After a Tough Year, Ferguson, Mo., Awaits Anniversary Protests

As the year anniversary of the Michael Brown shooting approaches, join Courthouse News in this three-part series looking at how the protests have affected Ferguson.

     FERGUSON, Mo. (CN) – In business, location is everything.
     For nearly 40 years, Andy Wurm’s Tire and Wheel, on South Florissant Avenue in Ferguson, has drawn customers from the entire St. Louis region.
     Unfortunately, its location across the street from the Police Department and Municipal Court buildings has made it ground zero for the protests sparked by the Michael Brown shooting.
     Even with hundreds of angry protesters hanging right outside, Wurm’s building was one of the few that was never touched, though he never boarded up his windows that display the latest in valuable rims.
     “It’s just trying to do right by people,” Wurm told Courthouse News. “I don’t have a problem with peaceful protest. I have a problem with violence.”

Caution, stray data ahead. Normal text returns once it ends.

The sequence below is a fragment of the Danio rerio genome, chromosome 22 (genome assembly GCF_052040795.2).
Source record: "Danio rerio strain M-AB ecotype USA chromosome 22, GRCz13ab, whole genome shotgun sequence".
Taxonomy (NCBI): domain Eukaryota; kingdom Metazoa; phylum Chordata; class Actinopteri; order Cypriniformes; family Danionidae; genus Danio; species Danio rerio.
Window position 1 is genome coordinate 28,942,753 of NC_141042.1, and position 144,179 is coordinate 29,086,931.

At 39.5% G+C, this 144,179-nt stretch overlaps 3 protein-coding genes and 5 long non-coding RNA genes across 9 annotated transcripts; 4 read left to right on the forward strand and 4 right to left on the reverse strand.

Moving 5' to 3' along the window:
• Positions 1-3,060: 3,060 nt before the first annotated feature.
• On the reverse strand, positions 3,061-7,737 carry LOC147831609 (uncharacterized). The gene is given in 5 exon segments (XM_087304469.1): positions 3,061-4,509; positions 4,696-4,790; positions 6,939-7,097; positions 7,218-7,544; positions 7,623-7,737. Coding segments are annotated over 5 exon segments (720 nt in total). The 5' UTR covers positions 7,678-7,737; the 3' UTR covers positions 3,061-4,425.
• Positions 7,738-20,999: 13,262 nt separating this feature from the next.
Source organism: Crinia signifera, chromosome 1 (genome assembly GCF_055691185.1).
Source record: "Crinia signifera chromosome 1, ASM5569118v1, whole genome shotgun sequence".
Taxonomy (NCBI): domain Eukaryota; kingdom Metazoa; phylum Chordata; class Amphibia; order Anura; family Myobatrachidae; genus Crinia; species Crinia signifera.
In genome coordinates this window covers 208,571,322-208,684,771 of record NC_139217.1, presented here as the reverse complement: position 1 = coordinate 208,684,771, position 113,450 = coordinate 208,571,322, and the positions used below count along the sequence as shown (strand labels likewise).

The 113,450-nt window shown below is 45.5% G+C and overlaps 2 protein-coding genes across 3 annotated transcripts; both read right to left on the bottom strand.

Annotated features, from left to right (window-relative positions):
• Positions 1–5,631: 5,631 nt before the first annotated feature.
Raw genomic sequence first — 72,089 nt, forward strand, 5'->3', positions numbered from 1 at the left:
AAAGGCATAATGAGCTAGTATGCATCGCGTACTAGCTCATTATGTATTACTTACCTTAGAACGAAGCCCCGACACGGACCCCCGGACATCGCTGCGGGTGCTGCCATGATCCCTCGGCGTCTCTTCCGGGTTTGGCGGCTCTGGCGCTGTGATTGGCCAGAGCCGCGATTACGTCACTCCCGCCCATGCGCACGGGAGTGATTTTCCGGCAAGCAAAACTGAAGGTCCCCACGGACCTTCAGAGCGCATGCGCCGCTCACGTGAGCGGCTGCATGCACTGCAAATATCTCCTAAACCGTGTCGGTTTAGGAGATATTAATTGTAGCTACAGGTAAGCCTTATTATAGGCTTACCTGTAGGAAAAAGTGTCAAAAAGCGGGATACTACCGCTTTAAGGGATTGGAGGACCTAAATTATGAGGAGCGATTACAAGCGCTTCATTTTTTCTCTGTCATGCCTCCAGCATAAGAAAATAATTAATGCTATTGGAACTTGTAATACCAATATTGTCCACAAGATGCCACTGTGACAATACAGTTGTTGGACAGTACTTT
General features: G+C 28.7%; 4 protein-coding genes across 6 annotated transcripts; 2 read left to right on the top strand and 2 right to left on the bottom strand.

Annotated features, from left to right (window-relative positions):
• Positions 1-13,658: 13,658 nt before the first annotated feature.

But though he suffered no physical damage, Wurm’s tire shop has not come through the past year unscathed.
     “Our business is down about 50 percent,” Wurm said. “We haven’t laid anybody off, but everybody is only working four days instead of five.”
     With Sunday marking the first anniversary of the Brown shooting, Wurm fears the worst, as weekend-long protests throughout the region are planned.
     “Just day to day is the only thing you can do and hope you make the right decisions,” Wurm said.
     “Most of the violence didn’t even happen in Ferguson, that’s Dellwood and Jennings over there. There’s only one little square block and where the kid was killed was in Ferguson, that’s why they single out Ferguson.”
     Wurm isn’t the only business owner feeling the tension as Sunday approaches.